Lippi removed the usual cast of characters found in Nativity scenes (Joseph, the ox, and the ass) and placed the scene in a dark setting. The artist adds two figures who do not typically appear in paintings of the Nativity: John the Baptist and the old man at prayer behind him. This man is thought to represent the late medieval saint and mystic, Bernard of Clairvaux, a monk who was particularly devoted to the Virgin Mary and who was one of the earliest defenders of the theory of her virginity. The saint’s mystical writings seem to be reflected in the dreamlike setting of the work, as Bernard of Clairvaux almost appears as a vision, faced towards the lush, enchanting forest and utilizing one of the strange, mountainous outcroppings as a prie dieu. In addition to theorizing about the Virgin Mary’s immaculacy, Bernard of Clairvaux also famously wrote against the practice of self-indulgence and preached for faithful followers to abandon their material possessions to the higher love of God. For the wealthy and powerful Medici family, the saint was the exact sort of person with whom they hoped to be compared. Indeed, by commissioning the Medici Chapel and Lippi’s accompanying altarpiece, they were effectively “gifting” this rich, ornate space to the Virgin, Christ, and God. Here on earth, though, this was a space that was inaccessible to everyone but the Medici and those from whom they wanted to gain favor.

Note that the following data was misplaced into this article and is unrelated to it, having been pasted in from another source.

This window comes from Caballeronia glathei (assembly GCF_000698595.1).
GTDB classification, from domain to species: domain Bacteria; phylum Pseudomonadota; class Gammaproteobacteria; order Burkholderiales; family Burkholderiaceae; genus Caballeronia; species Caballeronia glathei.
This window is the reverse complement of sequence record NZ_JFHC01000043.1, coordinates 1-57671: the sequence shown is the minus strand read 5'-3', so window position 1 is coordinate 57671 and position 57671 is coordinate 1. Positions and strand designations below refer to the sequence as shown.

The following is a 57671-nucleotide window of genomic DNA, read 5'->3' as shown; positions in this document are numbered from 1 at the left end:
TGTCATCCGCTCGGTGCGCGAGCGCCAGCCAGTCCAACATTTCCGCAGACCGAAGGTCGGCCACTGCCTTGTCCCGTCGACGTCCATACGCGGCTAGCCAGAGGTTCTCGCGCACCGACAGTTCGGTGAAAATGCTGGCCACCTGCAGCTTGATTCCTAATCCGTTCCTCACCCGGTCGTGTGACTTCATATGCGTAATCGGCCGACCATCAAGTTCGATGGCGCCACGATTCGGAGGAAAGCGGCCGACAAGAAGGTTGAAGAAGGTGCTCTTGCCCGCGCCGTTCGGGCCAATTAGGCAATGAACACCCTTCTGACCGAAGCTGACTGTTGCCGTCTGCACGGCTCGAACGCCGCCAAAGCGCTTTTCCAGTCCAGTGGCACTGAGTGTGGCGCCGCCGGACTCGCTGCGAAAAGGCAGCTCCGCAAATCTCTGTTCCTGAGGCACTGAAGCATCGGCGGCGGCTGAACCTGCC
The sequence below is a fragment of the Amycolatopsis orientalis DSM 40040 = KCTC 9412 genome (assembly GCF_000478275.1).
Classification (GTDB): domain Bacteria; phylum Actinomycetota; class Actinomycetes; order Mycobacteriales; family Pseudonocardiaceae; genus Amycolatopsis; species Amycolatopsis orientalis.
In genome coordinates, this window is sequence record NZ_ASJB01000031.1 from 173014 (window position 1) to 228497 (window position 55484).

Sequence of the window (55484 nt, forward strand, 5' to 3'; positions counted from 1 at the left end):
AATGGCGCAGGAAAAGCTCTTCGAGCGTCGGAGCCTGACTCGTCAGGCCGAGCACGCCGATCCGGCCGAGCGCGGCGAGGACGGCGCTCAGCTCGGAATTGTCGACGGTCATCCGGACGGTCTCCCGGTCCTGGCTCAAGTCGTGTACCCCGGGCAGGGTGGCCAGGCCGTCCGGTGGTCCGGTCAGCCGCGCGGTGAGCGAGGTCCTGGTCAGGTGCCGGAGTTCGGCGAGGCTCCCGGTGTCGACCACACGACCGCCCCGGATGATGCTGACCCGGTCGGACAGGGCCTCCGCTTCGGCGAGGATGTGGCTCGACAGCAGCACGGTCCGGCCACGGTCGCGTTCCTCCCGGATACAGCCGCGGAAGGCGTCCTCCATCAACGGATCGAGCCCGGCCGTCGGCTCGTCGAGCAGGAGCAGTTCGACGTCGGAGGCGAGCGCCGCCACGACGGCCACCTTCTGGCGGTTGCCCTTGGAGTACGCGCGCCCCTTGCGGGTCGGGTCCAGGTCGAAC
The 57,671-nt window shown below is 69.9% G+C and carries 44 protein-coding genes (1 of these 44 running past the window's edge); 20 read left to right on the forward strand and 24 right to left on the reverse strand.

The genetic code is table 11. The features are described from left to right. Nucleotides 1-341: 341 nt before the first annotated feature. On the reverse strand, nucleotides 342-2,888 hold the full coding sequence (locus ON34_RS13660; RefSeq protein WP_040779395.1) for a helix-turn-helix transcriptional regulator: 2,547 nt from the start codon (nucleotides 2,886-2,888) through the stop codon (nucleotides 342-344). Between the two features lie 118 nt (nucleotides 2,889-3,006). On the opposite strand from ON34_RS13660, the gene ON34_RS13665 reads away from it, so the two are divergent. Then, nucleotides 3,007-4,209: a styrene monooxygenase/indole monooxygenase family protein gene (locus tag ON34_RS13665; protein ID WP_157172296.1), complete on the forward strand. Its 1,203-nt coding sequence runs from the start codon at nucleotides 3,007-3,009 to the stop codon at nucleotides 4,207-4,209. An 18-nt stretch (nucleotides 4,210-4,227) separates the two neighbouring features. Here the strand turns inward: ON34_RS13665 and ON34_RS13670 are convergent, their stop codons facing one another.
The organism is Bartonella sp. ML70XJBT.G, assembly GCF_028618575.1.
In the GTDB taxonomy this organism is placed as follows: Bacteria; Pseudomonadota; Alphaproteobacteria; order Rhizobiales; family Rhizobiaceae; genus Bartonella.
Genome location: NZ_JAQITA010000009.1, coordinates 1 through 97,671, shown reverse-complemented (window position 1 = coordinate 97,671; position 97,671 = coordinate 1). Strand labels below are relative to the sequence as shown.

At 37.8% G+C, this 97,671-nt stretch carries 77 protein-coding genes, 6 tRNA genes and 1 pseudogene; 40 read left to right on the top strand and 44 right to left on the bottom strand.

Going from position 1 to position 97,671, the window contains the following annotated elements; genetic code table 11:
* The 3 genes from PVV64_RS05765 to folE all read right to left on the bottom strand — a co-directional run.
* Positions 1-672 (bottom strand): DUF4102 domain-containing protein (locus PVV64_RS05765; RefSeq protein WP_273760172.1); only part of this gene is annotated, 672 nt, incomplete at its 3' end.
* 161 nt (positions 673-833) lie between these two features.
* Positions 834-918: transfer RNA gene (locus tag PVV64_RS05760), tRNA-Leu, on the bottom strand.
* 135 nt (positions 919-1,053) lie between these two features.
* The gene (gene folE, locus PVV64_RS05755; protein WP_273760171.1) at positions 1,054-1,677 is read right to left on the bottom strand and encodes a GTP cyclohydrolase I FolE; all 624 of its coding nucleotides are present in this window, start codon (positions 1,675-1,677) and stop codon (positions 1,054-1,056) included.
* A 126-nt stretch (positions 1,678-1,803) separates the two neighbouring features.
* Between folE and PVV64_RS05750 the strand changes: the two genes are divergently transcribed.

Private, at-home chapels like the Medici Chapel were common for the wealthiest families of Renaissance Europe. For centuries after its creation, Fra Filippo Lippi’s altarpiece represented the Medici’s hope for favor from God and would be used in the family’s Christian devotional practices at their home. Kneeling before this altarpiece, many generations of Medici family members prayed in the space of the family’s private chapel and considered themselves as contemporary incarnations of the Magi, the three biblical kings (or wisemen) who visited the newborn Christ child in Bethlehem—the very kings whose long journeys cover the chapel’s walls.